Znojmo's Zero-Zero Virtuoso: Martin Vajčner
Moravian amphora, year-long macerations, and more: former viticultural researcher Martin Vajčner is raising the bar for radical natural wine in the Czech Republic.
Based near the town of Znojmo (pronounced znoy-mo) at the westernmost limit of viticultural Moravia, Martin Vajčner1 is a vigneron whose abiding humility and relatively recent debut as a winemaker belie a prodigious degree of experience.
For eleven years until resigning in 2022, he worked as viticultural research director for the Czech Republic’s ministry of agricultural in Znojmo, during which time he converted certain vineyards belonging to the state to organic agriculture. His father led a career as director of Znovìn Znojmo, among the largest conventional wineries of the Czech Republic, but Martin credits his former professor Jaroslav Osička and neighboring vigneron Petr Nejedlik of Dobrá Vinice with inspiring his own interest in natural wine.
I first met Vajčner at the Bottled Alive salon in Tabor in January 2022, stopping at his stand at random. I was instantly struck by the purity and sophistication of his wines, which are never filtered and which have seen zero sulfite addition as of the 2020 vintage. Two visits with Vajčner in 2023 have only confirmed my initial impression of the arrival of a world-class talent, marked by a passionate curiosity and a confident, free spirit in vinification.
Martin Vajčner created his own winemaking project in 2018, consisting of organic négociant purchases supplemented by tiny yields from a small rented parcel he recovered from abandonment on the lower slopes of a local ridge known as Kravi Hora.
The years since have seen a flurry of further vineyard acquisitions, such that as of 2023 Vajčner farms 5.3ha - organically, with minimal spraying and almost zero copper use. As of this year, weather permitting, he plans to phase out négociant purchases entirely.
Grapes farmed include grüner veltliner, welschriesling, riesling, sauvignon, pinot blanc, mülller thurgau, chardonnay, blaufrankisch, pinot noir, zweigelt, alibernet, and saint laurent.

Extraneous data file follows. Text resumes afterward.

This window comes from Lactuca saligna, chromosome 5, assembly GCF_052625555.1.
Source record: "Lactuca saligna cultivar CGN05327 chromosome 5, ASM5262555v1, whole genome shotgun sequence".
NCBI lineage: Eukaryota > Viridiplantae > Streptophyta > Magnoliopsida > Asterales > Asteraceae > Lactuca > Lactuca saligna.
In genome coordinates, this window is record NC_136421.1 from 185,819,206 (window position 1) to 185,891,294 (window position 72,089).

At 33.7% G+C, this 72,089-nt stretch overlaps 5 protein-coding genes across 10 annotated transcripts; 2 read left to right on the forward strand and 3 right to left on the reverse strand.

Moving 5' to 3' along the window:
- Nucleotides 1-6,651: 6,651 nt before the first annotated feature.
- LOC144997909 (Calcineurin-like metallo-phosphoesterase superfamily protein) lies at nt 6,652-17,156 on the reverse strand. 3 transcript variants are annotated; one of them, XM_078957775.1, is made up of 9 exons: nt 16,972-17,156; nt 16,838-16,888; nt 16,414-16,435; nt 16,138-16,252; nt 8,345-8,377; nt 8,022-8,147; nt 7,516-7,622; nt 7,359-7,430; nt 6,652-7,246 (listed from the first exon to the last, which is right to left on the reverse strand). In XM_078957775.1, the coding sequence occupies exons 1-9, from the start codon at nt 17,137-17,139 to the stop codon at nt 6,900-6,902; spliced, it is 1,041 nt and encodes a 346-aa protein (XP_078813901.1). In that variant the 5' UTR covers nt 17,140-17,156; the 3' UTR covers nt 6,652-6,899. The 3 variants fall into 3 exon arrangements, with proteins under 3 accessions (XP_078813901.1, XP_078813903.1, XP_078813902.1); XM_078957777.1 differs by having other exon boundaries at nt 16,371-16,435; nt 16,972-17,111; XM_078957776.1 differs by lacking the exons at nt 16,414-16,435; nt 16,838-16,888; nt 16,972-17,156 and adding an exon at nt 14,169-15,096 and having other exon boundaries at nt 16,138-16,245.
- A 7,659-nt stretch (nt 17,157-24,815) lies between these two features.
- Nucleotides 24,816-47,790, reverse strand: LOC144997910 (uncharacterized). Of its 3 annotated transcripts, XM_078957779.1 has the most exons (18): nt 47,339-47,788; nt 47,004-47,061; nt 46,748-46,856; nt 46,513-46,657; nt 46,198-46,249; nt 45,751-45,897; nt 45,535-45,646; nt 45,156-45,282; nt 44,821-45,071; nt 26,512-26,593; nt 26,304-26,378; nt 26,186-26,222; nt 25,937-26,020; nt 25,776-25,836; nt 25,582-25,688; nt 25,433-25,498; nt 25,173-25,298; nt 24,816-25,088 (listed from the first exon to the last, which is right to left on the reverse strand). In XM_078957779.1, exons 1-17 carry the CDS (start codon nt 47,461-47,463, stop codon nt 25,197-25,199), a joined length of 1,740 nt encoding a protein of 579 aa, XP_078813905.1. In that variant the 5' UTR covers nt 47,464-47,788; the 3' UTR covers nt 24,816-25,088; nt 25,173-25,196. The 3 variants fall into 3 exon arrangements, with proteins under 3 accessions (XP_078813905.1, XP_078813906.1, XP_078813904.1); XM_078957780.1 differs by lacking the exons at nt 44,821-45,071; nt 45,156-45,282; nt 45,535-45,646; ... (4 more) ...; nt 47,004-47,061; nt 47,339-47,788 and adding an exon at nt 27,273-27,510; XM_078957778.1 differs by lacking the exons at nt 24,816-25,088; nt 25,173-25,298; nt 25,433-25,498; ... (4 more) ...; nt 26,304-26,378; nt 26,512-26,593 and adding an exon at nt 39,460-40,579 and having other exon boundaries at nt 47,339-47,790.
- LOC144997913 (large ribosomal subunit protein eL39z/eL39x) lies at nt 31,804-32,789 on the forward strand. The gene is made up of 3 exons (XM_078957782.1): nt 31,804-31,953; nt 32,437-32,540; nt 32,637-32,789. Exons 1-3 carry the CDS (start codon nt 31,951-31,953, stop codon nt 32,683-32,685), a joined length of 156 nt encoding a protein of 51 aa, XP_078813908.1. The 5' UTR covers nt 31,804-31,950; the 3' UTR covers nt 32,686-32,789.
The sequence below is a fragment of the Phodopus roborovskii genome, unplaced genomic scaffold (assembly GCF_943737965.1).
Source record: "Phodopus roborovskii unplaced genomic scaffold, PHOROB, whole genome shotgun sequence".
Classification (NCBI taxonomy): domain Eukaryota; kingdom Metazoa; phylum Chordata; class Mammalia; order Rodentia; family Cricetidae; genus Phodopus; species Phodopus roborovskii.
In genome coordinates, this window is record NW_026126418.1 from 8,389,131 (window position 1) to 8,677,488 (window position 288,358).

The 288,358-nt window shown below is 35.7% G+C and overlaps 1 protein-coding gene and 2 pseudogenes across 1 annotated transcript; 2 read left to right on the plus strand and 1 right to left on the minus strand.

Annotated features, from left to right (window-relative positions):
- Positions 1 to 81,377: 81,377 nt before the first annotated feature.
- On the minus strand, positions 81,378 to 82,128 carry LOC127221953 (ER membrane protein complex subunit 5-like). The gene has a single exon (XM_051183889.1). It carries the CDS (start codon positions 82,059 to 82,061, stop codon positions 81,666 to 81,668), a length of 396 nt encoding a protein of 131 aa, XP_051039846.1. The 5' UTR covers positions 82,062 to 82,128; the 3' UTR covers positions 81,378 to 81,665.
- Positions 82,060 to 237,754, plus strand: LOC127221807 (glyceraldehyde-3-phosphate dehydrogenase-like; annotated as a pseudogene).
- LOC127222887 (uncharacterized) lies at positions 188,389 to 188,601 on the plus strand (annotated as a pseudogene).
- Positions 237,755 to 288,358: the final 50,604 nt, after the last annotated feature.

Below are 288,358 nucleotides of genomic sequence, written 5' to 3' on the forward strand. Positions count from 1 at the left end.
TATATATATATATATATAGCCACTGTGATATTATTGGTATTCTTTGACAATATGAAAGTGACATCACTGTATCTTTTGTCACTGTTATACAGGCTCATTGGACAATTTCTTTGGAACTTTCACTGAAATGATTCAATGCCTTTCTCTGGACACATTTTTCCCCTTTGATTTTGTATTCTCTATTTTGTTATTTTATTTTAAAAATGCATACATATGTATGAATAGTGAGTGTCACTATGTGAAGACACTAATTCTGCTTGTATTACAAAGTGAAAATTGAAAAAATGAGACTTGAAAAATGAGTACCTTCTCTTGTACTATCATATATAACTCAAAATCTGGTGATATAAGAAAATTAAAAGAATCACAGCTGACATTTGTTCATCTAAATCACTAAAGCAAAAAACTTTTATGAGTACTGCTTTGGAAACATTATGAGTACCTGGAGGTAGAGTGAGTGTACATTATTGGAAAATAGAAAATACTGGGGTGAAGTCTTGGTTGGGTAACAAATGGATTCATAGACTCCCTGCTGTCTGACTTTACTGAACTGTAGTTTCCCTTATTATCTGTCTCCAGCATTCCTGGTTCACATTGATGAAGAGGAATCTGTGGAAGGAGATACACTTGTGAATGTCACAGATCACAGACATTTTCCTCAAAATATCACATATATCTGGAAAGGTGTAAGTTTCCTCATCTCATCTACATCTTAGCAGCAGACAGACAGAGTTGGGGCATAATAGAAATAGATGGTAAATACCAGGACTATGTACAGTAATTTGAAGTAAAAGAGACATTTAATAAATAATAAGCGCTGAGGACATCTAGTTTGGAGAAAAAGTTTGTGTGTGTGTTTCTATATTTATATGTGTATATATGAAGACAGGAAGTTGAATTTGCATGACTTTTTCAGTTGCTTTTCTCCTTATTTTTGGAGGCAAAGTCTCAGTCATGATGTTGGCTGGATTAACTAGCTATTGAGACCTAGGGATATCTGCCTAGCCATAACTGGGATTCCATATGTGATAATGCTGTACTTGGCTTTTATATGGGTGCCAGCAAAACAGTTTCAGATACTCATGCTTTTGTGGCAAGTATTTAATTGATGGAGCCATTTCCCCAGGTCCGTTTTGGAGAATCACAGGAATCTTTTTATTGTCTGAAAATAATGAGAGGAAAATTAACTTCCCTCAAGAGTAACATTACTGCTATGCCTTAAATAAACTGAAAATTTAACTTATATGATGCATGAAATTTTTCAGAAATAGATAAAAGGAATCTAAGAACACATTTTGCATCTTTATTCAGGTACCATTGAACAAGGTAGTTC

A maniac for geological nuance, Vajčner considers the particularity of the Znojmo region to be its site as the meeting point between the Bohemian massif and the Western Carpathians. Depending on the site, his soils feature granitic and quartzic sandy sea sediments from the former, or heavier clays and river sediments from the latter.
Vajčner’s cellar work is sensationally forward-thinking, featuring extensive employ of Czech Republic-made amphora from the 1990s, custom made qvevri from local clays, and year-long macerations. Direct-press whites typically macerate for 12-24 hours and see foulage before pressing. Almost everything is processed whole-cluster.
Besides his various amphorae, Vajčner employs a range of used oak and acacia barrels from France, Hungary, Austria, and Slovenia for aging, often passing wines from amphora to oak for an additional year of elevage. He practices minimal debourbage, and no batonnage.
Many of his labels feature an icon of an egg: this refers not to egg-shaped aging containers (which he does not use) but to his own last name, which sounds like Czech for “egg man.” It is a derivative of the German “Weinschnitts,” or “vine cutter.” Vajčner’s family trace their viticultural roots in the region back to 1636.
Vajčner’s range divides broadly into terroir-based varietal wines, generally featuring black labels with orange and yellow truck stop lettering (inspired by signage at the entrance to the town of Znojmo), and experimental multi-varietal blends, often one-offs, which often feature gnarly head shop imagery created by his friend Dante Minutello of justWINE in Brno.
If, like me, you long hesitated to delve into Czech Republic wine for lack of awareness of stratospherically good, north star-type examples, Vajčner’s work should get you oriented straight away.
“Maybe we will go to Kravi Hora,” says Martin Vajčner as we return to his immense SUV. “It will be depend on the roads, because it was raining the last few days.”
We’re leaving the first stop on a tour of his parcels, a recently-acquired isolated half-hectare of pinot blanc, sauvignon, and pinot noir on a gentle, windy slope of cambrian quartzic clays in Dobšice (pronounced dob-sheet-zay). He says he loves the parcel because it requires little work - unlike Kravi Hora, which he acquired in 2018 in a state of abandonment.
It is my second visit to Vajčner in just over two months, which for the town of Znojmo is possibly some sort of tourism record. Despite being a mere ninety-minutes’ drive from Vienna, there is little exchange between Znojmo and the adjacent Austrian region of Weinviertel. Znojmo is also somewhat removed from the rest of viticultural Moravia, situated at the southwestern-most tip of Czech Republic winemaking.
Vajčner credits the potential complexity of the region’s wines to its history as an ancient confluence of sedimentary river terrain and marine granitic quartz. I know only that the first impressive Moravian wines I ever tasted - the early 2010s work of Dobrà Vinice, tasted in 2015 - came from beside Znojmo, and so do Vajčner’s own jaw-dropping wines.
His sauvignons possess a unique marriage of salinity and limber muscle, like enlightened northern cousins to certain classics of Alto Adige, while his gossamer touch with blaufrankisch, pinot noir, and zweigelt splits the difference, stylistically, between Fred Cossard and Claus Preisinger. Grüner veltliner and riesling also shine here, in Vajčner’s hands, yielding coiled, savory, pepper-inflected whites of astounding class.